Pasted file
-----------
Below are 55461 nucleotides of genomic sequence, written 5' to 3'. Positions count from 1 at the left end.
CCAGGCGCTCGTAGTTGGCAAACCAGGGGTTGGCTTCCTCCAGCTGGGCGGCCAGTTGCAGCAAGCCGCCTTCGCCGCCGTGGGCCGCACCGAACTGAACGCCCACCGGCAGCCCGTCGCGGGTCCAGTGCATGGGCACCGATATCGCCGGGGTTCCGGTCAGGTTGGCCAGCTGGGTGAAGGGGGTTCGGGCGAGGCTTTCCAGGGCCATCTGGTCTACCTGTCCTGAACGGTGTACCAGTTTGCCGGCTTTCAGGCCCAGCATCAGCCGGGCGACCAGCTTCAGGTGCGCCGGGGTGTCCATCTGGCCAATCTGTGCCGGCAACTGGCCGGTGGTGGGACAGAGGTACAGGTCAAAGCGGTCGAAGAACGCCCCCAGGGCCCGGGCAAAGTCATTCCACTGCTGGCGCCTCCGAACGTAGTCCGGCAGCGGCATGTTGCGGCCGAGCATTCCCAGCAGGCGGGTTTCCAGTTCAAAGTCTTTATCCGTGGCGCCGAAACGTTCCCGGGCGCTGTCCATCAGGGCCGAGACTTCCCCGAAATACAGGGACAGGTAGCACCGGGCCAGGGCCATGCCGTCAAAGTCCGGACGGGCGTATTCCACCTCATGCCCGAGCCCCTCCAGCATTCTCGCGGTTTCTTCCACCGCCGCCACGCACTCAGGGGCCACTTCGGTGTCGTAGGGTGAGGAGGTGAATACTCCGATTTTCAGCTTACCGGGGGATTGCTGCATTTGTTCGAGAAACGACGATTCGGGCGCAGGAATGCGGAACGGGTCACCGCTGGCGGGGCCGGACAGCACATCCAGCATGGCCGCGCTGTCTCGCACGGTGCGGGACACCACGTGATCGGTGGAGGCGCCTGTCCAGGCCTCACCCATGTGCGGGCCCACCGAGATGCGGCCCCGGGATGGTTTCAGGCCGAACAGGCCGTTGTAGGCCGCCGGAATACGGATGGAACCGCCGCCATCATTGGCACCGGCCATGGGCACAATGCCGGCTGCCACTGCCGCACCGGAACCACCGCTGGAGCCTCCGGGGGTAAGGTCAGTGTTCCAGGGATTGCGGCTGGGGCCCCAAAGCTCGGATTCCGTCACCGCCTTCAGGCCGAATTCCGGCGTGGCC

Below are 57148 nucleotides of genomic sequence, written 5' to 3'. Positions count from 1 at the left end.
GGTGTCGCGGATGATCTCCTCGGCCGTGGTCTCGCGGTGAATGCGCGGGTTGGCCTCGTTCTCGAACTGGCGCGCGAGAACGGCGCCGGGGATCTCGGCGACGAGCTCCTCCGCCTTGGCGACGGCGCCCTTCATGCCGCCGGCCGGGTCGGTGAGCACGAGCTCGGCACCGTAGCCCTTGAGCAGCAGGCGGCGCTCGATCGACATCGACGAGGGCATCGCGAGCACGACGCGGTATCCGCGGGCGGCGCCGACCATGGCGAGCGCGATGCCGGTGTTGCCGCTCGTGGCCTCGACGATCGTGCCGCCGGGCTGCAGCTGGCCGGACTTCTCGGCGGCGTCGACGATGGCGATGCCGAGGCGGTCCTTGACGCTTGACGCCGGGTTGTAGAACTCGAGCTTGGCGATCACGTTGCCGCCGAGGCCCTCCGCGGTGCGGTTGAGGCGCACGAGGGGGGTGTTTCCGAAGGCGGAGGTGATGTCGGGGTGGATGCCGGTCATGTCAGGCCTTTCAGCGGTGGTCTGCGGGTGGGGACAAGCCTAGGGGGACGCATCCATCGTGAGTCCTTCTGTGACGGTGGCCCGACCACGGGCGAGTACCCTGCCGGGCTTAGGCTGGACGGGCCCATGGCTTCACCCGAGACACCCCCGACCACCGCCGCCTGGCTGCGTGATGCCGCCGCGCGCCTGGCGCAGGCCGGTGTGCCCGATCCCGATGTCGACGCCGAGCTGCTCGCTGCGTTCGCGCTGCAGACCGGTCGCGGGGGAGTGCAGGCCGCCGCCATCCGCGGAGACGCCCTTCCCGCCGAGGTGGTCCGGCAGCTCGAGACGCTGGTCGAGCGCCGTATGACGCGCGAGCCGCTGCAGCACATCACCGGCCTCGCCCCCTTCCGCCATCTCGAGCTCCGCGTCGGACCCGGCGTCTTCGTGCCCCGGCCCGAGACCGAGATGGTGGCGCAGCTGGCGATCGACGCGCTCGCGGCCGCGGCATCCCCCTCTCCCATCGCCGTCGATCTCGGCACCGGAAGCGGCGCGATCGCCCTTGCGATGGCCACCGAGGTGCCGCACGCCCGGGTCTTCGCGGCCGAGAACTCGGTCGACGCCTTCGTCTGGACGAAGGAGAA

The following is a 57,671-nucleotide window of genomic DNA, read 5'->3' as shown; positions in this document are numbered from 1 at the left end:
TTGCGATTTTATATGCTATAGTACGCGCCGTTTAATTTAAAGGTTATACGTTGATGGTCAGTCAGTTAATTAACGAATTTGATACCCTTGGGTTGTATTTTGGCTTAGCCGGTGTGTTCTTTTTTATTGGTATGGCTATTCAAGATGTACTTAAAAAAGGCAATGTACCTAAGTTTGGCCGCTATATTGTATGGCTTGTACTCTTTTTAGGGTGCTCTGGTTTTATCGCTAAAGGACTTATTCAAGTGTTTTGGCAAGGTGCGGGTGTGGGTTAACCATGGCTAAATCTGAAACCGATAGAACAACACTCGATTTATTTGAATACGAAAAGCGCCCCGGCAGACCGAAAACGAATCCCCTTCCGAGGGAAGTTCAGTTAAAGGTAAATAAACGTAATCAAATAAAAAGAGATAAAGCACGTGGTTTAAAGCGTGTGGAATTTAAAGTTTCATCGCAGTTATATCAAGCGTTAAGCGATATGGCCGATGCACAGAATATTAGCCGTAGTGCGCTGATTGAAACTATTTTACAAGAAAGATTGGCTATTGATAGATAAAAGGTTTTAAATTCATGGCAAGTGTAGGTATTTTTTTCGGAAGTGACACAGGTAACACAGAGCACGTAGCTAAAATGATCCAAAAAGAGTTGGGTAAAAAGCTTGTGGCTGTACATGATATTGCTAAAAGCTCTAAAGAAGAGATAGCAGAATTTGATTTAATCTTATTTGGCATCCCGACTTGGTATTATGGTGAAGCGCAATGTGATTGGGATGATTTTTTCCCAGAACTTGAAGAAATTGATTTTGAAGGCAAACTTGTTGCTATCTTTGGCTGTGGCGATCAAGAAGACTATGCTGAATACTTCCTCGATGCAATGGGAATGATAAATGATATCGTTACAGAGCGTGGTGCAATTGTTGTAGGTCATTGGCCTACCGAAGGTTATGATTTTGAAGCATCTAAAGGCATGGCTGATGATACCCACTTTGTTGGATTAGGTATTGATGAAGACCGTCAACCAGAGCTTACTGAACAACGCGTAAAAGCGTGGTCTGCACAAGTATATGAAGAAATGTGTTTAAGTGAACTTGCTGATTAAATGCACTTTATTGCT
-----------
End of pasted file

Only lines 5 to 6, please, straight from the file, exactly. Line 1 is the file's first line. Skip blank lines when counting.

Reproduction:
The following is a 57,671-nucleotide window of genomic DNA, read 5'->3' as shown; positions in this document are numbered from 1 at the left end:
TTGCGATTTTATATGCTATAGTACGCGCCGTTTAATTTAAAGGTTATACGTTGATGGTCAGTCAGTTAATTAACGAATTTGATACCCTTGGGTTGTATTTTGGCTTAGCCGGTGTGTTCTTTTTTATTGGTATGGCTATTCAAGATGTACTTAAAAAAGGCAATGTACCTAAGTTTGGCCGCTATATTGTATGGCTTGTACTCTTTTTAGGGTGCTCTGGTTTTATCGCTAAAGGACTTATTCAAGTGTTTTGGCAAGGTGCGGGTGTGGGTTAACCATGGCTAAATCTGAAACCGATAGAACAACACTCGATTTATTTGAATACGAAAAGCGCCCCGGCAGACCGAAAACGAATCCCCTTCCGAGGGAAGTTCAGTTAAAGGTAAATAAACGTAATCAAATAAAAAGAGATAAAGCACGTGGTTTAAAGCGTGTGGAATTTAAAGTTTCATCGCAGTTATATCAAGCGTTAAGCGATATGGCCGATGCACAGAATATTAGCCGTAGTGCGCTGATTGAAACTATTTTACAAGAAAGATTGGCTATTGATAGATAAAAGGTTTTAAATTCATGGCAAGTGTAGGTATTTTTTTCGGAAGTGACACAGGTAACACAGAGCACGTAGCTAAAATGATCCAAAAAGAGTTGGGTAAAAAGCTTGTGGCTGTACATGATATTGCTAAAAGCTCTAAAGAAGAGATAGCAGAATTTGATTTAATCTTATTTGGCATCCCGACTTGGTATTATGGTGAAGCGCAATGTGATTGGGATGATTTTTTCCCAGAACTTGAAGAAATTGATTTTGAAGGCAAACTTGTTGCTATCTTTGGCTGTGGCGATCAAGAAGACTATGCTGAATACTTCCTCGATGCAATGGGAATGATAAATGATATCGTTACAGAGCGTGGTGCAATTGTTGTAGGTCATTGGCCTACCGAAGGTTATGATTTTGAAGCATCTAAAGGCATGGCTGATGATACCCACTTTGTTGGATTAGGTATTGATGAAGACCGTCAACCAGAGCTTACTGAACAACGCGTAAAAGCGTGGTCTGCACAAGTATATGAAGAAATGTGTTTAAGTGAACTTGCTGATTAAATGCACTTTATTGCT